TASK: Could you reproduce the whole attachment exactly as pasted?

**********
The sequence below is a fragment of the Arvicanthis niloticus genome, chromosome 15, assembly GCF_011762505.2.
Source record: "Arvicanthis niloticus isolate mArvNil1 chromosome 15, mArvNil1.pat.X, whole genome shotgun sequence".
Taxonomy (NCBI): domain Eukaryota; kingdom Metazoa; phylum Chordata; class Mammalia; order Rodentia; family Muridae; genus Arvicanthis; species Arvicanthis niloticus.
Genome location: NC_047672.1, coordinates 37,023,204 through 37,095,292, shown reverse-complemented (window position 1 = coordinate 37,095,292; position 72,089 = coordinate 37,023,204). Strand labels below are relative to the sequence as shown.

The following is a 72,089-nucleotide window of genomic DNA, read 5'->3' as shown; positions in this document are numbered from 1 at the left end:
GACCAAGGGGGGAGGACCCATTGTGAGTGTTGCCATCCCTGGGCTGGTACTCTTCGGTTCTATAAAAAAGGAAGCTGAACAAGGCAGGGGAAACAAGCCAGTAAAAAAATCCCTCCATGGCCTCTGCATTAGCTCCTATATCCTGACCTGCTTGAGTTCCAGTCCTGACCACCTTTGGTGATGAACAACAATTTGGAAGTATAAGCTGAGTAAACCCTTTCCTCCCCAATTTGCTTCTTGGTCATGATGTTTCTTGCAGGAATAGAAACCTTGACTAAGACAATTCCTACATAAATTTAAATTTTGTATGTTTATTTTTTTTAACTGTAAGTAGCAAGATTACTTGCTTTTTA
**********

The sequence below is a fragment of the Arvicanthis niloticus genome, chromosome 15, assembly GCF_011762505.2.
Source record: "Arvicanthis niloticus isolate mArvNil1 chromosome 15, mArvNil1.pat.X, whole genome shotgun sequence".
Taxonomy (NCBI): domain Eukaryota; kingdom Metazoa; phylum Chordata; class Mammalia; order Rodentia; family Muridae; genus Arvicanthis; species Arvicanthis niloticus.
Genome location: NC_047672.1, coordinates 37,023,204 through 37,095,292, shown reverse-complemented (window position 1 = coordinate 37,095,292; position 72,089 = coordinate 37,023,204). Strand labels below are relative to the sequence as shown.

The following is a 72,089-nucleotide window of genomic DNA, read 5'->3' as shown; positions in this document are numbered from 1 at the left end:
GACCAAGGGGGGAGGACCCATTGTGAGTGTTGCCATCCCTGGGCTGGTACTCTTCGGTTCTATAAAAAAGGAAGCTGAACAAGGCAGGGGAAACAAGCCAGTAAAAAAATCCCTCCATGGCCTCTGCATTAGCTCCTATATCCTGACCTGCTTGAGTTCCAGTCCTGACCACCTTTGGTGATGAACAACAATTTGGAAGTATAAGCTGAGTAAACCCTTTCCTCCCCAATTTGCTTCTTGGTCATGATGTTTCTTGCAGGAATAGAAACCTTGACTAAGACAATTCCTACATAAATTTAAATTTTGTATGTTTATTTTTTTTAACTGTAAGTAGCAAGATTACTTGCTTTTTA